Gene inherited a team that had no gymnasium and struggled just to find a place to practice. The team used the local high school and even practiced at the W.E. Sears Youth Center, a state correctional facility for juveniles. Today the college is home to a state-of-the-art field house with a court named for its fabled coach.
With so many victories, it’s no surprise none stands out in the 85-year-old’s memory. “I remember the losses a whole lot more than the wins,” he says. “My motivation was always win the next game. As a coach you are no better than your next game. And that was what I tried to get across to my players.”
A humble man, he’s hard pressed to put into words the key to his success. “When I talk to my former players they do seem to think discipline was a big factor,” he says with a chuckle.
The coach had strict rules players were expected to follow, along with consequences should they break them. Any question Gene was serious about team rules was answered when he dismissed a player on the eve of a national championship game. In 1985, he sent six players packing — and still had a winning record for the year.
“We had certain standards that we tried to get the players to follow,” Gene says. “I knew enough to know that players who were focused and really dedicated could perform better than just a bunch of guys who showed up and tried to play on talent.”
Those standards included showing up on time, using good judgement and, at all times, being a gentleman. Perfection was a requirement, and drills were run again and again until the play was flawless.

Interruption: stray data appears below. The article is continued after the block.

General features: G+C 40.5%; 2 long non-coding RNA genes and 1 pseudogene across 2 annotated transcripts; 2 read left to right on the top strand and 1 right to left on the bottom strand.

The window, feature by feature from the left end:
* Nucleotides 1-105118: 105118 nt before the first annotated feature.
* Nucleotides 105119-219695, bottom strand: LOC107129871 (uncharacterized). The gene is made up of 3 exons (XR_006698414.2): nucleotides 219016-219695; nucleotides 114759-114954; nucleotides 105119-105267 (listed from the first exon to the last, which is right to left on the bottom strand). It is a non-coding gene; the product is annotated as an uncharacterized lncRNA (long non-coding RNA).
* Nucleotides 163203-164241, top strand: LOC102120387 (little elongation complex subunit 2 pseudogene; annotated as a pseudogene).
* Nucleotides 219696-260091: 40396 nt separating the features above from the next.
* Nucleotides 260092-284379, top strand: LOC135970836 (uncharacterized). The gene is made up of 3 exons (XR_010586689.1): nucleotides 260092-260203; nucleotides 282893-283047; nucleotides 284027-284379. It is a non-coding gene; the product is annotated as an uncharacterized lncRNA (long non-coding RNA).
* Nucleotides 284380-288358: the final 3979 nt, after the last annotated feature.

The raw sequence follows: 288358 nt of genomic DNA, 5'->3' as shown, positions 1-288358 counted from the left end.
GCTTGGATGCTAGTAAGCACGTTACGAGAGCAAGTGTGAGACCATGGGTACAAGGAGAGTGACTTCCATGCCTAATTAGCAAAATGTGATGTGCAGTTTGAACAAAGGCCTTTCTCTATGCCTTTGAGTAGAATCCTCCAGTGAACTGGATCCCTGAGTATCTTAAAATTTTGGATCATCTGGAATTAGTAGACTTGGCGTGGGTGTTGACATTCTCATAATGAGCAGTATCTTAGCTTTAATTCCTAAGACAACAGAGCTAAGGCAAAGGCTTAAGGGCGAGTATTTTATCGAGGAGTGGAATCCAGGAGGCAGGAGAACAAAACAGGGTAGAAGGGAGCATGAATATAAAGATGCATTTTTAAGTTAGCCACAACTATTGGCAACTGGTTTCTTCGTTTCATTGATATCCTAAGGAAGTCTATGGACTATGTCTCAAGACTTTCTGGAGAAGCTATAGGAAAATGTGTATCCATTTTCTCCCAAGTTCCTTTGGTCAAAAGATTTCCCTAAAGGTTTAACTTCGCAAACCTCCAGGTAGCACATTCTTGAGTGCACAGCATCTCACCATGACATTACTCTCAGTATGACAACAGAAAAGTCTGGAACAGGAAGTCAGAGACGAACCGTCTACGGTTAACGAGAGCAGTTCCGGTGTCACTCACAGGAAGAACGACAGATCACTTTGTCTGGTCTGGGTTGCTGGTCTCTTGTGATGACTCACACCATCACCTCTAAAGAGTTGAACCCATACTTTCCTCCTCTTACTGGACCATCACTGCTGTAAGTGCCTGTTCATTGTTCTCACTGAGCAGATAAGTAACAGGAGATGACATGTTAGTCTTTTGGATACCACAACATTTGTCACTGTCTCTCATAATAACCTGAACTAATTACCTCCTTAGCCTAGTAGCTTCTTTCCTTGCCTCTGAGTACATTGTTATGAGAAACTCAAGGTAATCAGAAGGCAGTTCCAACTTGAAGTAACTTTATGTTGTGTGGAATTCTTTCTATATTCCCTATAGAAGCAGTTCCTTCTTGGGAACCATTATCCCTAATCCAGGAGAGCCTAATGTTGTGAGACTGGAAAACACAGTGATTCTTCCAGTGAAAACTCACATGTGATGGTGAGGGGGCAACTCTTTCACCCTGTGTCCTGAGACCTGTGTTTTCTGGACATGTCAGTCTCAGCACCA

If you wanted practice to end sooner rather than later, you did it right the first time recalls Anthony Beane Sr., a Bernie High School product who found success at Three Rivers and later Kansas State University.
“I had already heard the stories before I arrived on campus,” Anthony says of the man he still calls coach. “Once you got there you got a chance to see not only a disciplinarian but also a man who cares about each player. He got his point across real quick. You come to practice you better be on time. On the floor you play hard all the time. Everything was team oriented. If one guy did something wrong, the whole team was punished. That was something I wasn’t accustomed to. But it holds the team together and makes you accountable.”
Anthony, now an assistant basketball coach at Northern Illinois University, says Gene cared as much about his players’ future success as he did about their contribution to the Raiders. “No question the intangibles I took away from Three Rivers helped me at K-State and in the coaching business, as a father and as a husband,” he says.
Gene practiced tough love for his players, noting that as a player he resented a coach who did not demand his best. “I was focused and I knew how important it was to be successful here, for the players to be successful, and I tried to zero in on that,” Gene says. “I’ve heard players say I do a good job of following up with them. They feel like I really do love them and I do. I want them to do the very best they can simply because I want the best for them.”